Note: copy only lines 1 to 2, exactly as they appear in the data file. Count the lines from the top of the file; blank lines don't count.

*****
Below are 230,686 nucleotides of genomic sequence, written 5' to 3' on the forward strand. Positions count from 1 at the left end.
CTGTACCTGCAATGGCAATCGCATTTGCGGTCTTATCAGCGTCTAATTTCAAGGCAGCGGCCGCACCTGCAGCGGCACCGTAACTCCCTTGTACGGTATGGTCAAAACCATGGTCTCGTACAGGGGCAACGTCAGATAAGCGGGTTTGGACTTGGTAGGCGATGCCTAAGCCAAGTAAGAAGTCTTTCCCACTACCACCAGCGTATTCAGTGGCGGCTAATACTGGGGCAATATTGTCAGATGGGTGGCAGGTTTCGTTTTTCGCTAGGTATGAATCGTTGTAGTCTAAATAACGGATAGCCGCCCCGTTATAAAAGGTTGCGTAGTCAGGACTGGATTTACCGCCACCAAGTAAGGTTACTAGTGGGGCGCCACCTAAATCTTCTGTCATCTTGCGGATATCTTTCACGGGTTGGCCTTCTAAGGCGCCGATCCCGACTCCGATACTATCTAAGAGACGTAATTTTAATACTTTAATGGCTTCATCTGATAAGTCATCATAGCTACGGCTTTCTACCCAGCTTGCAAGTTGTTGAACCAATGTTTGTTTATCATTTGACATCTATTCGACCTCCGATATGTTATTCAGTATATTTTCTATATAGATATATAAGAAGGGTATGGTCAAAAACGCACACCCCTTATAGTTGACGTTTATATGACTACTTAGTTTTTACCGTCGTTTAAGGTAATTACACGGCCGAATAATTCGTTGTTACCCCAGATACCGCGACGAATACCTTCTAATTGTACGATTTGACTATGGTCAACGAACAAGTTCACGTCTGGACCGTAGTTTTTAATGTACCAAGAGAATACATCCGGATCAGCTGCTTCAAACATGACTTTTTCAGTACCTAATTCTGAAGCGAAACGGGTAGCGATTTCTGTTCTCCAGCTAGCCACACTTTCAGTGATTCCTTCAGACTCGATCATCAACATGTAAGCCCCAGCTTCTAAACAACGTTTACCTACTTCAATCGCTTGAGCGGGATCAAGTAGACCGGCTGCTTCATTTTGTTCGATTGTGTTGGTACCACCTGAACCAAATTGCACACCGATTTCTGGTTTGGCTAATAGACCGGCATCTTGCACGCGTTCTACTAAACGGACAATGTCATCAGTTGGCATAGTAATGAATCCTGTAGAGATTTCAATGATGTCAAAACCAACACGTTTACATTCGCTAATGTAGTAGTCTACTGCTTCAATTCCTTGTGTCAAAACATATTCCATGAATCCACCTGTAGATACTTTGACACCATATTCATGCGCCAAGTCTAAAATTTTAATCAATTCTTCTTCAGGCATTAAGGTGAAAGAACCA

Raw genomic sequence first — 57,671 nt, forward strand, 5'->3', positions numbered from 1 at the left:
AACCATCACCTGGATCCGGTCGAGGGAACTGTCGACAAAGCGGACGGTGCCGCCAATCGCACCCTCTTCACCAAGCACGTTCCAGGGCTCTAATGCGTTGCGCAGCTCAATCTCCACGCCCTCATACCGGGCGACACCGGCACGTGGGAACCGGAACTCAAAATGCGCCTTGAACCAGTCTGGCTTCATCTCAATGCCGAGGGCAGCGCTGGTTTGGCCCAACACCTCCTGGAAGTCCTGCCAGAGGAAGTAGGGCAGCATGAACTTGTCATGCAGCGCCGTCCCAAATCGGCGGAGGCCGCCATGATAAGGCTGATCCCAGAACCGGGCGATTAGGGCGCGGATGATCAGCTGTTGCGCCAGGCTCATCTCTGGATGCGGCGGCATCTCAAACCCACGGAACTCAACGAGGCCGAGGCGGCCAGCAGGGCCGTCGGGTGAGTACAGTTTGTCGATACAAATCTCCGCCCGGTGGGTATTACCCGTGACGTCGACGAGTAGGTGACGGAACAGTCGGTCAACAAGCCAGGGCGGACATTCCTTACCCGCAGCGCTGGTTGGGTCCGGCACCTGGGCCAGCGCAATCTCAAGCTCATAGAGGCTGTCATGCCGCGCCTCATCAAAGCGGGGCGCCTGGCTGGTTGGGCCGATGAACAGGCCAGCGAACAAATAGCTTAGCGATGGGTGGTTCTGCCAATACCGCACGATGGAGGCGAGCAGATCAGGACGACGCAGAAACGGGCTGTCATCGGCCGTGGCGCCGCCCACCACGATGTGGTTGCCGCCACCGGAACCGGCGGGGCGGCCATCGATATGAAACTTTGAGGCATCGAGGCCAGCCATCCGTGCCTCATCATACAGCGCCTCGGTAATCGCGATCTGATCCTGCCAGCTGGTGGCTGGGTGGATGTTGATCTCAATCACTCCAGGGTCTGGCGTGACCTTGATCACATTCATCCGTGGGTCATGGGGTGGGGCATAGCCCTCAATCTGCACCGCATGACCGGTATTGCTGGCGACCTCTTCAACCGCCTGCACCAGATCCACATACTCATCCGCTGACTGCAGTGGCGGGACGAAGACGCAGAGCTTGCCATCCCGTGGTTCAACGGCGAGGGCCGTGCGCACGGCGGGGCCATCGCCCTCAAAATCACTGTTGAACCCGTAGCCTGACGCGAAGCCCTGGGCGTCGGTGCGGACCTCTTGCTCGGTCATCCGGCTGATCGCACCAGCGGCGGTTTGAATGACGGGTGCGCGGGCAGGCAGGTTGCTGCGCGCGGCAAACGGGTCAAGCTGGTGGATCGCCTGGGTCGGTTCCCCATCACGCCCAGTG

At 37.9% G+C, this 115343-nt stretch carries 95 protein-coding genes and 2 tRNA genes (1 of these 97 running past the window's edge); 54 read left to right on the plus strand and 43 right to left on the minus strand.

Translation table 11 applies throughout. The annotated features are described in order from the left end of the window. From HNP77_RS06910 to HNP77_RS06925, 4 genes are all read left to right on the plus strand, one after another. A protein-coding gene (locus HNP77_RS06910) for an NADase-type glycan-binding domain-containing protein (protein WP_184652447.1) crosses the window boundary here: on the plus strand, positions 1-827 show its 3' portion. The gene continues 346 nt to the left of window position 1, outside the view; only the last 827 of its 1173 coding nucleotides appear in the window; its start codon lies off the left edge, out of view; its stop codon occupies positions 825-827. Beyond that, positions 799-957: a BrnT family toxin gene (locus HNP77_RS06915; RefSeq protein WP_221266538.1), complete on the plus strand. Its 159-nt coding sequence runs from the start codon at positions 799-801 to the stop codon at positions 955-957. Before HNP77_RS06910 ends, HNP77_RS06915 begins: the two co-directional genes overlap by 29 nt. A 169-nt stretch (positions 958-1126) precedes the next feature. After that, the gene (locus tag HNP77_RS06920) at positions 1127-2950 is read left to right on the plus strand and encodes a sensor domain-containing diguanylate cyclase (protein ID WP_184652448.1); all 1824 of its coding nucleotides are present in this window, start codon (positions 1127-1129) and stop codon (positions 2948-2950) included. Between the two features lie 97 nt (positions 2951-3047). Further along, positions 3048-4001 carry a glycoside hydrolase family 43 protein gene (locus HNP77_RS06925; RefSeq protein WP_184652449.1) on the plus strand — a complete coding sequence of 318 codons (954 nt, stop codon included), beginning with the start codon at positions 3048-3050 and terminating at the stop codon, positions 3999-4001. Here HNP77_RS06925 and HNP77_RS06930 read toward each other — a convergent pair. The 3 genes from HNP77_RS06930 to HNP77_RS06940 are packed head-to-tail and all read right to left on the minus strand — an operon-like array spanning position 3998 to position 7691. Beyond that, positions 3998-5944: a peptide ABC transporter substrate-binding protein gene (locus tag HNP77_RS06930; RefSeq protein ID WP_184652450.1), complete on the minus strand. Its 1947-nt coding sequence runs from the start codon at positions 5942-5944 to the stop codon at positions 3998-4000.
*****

Below are 230,686 nucleotides of genomic sequence, written 5' to 3' on the forward strand. Positions count from 1 at the left end.
CTGTACCTGCAATGGCAATCGCATTTGCGGTCTTATCAGCGTCTAATTTCAAGGCAGCGGCCGCACCTGCAGCGGCACCGTAACTCCCTTGTACGGTATGGTCAAAACCATGGTCTCGTACAGGGGCAACGTCAGATAAGCGGGTTTGGACTTGGTAGGCGATGCCTAAGCCAAGTAAGAAGTCTTTCCCACTACCACCAGCGTATTCAGTGGCGGCTAATACTGGGGCAATATTGTCAGATGGGTGGCAGGTTTCGTTTTTCGCTAGGTATGAATCGTTGTAGTCTAAATAACGGATAGCCGCCCCGTTATAAAAGGTTGCGTAGTCAGGACTGGATTTACCGCCACCAAGTAAGGTTACTAGTGGGGCGCCACCTAAATCTTCTGTCATCTTGCGGATATCTTTCACGGGTTGGCCTTCTAAGGCGCCGATCCCGACTCCGATACTATCTAAGAGACGTAATTTTAATACTTTAATGGCTTCATCTGATAAGTCATCATAGCTACGGCTTTCTACCCAGCTTGCAAGTTGTTGAACCAATGTTTGTTTATCATTTGACATCTATTCGACCTCCGATATGTTATTCAGTATATTTTCTATATAGATATATAAGAAGGGTATGGTCAAAAACGCACACCCCTTATAGTTGACGTTTATATGACTACTTAGTTTTTACCGTCGTTTAAGGTAATTACACGGCCGAATAATTCGTTGTTACCCCAGATACCGCGACGAATACCTTCTAATTGTACGATTTGACTATGGTCAACGAACAAGTTCACGTCTGGACCGTAGTTTTTAATGTACCAAGAGAATACATCCGGATCAGCTGCTTCAAACATGACTTTTTCAGTACCTAATTCTGAAGCGAAACGGGTAGCGATTTCTGTTCTCCAGCTAGCCACACTTTCAGTGATTCCTTCAGACTCGATCATCAACATGTAAGCCCCAGCTTCTAAACAACGTTTACCTACTTCAATCGCTTGAGCGGGATCAAGTAGACCGGCTGCTTCATTTTGTTCGATTGTGTTGGTACCACCTGAACCAAATTGCACACCGATTTCTGGTTTGGCTAATAGACCGGCATCTTGCACGCGTTCTACTAAACGGACAATGTCATCAGTTGGCATAGTAATGAATCCTGTAGAGATTTCAATGATGTCAAAACCAACACGTTTACATTCGCTAATGTAGTAGTCTACTGCTTCAATTCCTTGTGTCAAAACATATTCCATGAATCCACCTGTAGATACTTTGACACCATATTCATGCGCCAAGTCTAAAATTTTAATCAATTCTTCTTCAGGCATTAAGGTGAAAGAACCA